Thank You, Sarah: The Woman Who Saved Thanksgiving (2002) is by one of my favorite writers -- Laurie Halse Anderson. This one, for ages 5-10, is such fun to read! People were forgetting Thanksgiving and, pretty much the only folks celebrating were in the New England states. We needed a hero, according to the book, which showed action hero types on the next page. "No, not like that." So the three guys, ready to be heroes, are looking across the double spread to the "little lady" on the right-hand page. The hero we needed was Sarah Hale, a writer and editor who started sending letters to presidents -- like Taylor, Filmore, and Pierce -- asking that Thanksgiving be made a national holiday. They had other things on their minds and weren't interested. Eventually, President Abraham Lincoln agreed to do as she asked. I thought it was just as interesting to learn that Sarah Hale also wrote "Mary Had a Little Lamb." Rated 10 of 10 because it was such fun to read.
Margaret Knight: Girl Inventor by Marlene Targ Brill (2001) is also about a real person. This book, for ages 5-8, shows how Mattie (that's her nickname) developed her first invention, a stop-motion device to make looms safer for workers in the cotton mills. Most people thought girls weren't interested in tools and making things, but she was. And she came up with a simple idea that no one had thought of before -- to make the loom come to a stop when a thread broke, so the parts didn't strike the workers and injure them. I love the pictures by Joanne Friar, like this one of Mattie figuring out how the loom worked and how it could be changed to work better without hurting the people (often children) who ran the looms. Margaret Knight went on to develop a way to fold the flat-bottomed sacks still used in grocery stores today. Rated 9 of 10.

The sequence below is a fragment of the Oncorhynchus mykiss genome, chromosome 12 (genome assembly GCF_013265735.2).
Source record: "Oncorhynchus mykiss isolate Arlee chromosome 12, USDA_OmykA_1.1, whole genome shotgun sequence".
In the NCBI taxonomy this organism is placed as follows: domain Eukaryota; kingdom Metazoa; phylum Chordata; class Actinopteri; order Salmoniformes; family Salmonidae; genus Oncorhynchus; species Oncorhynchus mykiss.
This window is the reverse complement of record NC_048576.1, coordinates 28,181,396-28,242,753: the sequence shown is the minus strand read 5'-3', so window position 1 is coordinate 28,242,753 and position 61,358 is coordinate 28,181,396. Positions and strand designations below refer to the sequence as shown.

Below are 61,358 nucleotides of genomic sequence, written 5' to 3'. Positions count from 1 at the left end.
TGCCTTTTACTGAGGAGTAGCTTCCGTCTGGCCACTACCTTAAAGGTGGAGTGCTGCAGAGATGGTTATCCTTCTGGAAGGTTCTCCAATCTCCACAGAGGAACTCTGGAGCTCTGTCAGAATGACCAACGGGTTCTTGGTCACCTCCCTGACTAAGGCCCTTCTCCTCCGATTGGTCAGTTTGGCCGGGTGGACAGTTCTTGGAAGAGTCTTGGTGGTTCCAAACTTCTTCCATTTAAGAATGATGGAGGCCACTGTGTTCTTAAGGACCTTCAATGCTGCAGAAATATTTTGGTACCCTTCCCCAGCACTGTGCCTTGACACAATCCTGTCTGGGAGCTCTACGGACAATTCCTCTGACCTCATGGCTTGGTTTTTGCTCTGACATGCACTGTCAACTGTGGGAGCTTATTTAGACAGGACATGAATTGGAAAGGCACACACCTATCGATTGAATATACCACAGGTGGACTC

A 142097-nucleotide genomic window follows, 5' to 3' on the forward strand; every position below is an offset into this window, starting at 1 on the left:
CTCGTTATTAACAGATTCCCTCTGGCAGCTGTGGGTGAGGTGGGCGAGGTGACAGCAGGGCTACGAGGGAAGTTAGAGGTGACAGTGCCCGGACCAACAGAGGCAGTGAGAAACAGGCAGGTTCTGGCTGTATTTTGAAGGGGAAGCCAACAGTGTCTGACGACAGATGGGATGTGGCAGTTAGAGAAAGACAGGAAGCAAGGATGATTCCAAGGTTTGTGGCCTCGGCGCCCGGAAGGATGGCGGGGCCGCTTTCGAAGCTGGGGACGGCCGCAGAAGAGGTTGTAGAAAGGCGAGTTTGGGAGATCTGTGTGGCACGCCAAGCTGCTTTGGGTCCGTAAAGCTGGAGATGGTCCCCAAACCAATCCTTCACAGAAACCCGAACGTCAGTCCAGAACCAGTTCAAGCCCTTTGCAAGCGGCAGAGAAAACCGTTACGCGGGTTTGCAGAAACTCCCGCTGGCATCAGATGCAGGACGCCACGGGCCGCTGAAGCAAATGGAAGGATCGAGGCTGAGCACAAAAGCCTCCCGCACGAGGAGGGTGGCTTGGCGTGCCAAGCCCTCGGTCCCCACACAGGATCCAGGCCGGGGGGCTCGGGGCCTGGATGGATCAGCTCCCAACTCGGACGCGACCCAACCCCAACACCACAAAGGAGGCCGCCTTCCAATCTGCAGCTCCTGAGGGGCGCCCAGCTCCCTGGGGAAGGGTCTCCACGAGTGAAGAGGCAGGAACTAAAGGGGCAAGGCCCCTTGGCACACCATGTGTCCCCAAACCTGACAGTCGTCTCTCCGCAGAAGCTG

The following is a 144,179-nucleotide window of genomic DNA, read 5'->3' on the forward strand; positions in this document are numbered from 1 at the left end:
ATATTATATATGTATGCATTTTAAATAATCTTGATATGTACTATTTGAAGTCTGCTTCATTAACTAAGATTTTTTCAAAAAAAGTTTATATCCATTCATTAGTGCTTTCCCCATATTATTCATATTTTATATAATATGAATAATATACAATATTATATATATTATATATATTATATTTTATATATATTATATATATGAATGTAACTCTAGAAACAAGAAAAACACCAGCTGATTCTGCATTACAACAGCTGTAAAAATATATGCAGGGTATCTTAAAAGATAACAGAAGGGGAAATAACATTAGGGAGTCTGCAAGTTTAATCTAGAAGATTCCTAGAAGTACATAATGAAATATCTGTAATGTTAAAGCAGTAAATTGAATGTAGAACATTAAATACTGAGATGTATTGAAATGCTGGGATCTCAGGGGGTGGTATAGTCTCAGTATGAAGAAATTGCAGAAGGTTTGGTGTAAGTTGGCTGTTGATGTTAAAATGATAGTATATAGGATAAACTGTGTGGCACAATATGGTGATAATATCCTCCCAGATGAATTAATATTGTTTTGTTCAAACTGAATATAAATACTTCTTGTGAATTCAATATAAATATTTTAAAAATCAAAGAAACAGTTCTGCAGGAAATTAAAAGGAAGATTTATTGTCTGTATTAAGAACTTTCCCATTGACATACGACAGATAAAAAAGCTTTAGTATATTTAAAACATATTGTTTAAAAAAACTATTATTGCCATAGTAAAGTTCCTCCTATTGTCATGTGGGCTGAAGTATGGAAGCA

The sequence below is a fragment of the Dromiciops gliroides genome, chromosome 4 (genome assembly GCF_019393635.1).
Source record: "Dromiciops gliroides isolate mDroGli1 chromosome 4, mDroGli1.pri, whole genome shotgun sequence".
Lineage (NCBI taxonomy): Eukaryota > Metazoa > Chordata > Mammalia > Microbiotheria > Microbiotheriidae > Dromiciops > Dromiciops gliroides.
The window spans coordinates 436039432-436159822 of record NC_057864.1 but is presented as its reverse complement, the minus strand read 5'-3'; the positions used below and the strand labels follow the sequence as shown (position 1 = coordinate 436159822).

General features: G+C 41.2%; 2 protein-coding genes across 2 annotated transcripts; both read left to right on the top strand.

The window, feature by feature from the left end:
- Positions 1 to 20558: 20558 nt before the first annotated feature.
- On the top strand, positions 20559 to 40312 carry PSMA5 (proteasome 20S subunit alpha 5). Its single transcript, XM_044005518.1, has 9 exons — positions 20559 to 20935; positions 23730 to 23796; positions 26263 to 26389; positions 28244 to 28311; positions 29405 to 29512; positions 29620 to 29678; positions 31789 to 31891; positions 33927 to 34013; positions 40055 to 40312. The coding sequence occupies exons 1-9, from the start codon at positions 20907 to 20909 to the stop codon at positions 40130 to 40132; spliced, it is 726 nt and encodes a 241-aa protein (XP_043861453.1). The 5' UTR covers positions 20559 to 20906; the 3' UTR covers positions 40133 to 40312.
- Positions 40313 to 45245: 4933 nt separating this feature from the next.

Quest for the Tree Kangaroo: An Expedition to the Cloud Forest of New Guinea (2006) was written by a spunky woman named Sy Montgomery. In an exclusive interview on Barnes & Noble online, Sy gives us some insight into her early interest in protecting living things. She calls this her first known act of eco-conscience:
"I was sent home from kindergarten for biting a little boy who had pulled the legs off a daddy longlegs. I would do it again today."In this book for young adults, Sy accompanies women and men on an expedition to Papua New Guinea's cloud forest (no, not a rain forest -- it's a cloud forest) to learn more about Matschie's tree kangaroos. I know you are wondering what a kangaroo is doing up a tree. As you can see from the book's cover, it looks kind of like a lovable teddy bear, but it isn’t a bear or a monkey, though it climbs trees as easily as a monkey. It has a pouch like a kangaroo and lives high up in the canopy of ancient trees. The scientists who track these elusive animals were led by a woman named Lisa, giving little girls a role model for going into a scientific field as Sy and Nic (the photographer) record what the scientists do when they find the animals. His photos are a lot like those used in National Geographic, making it a nice book to own. Rated 8 of 10.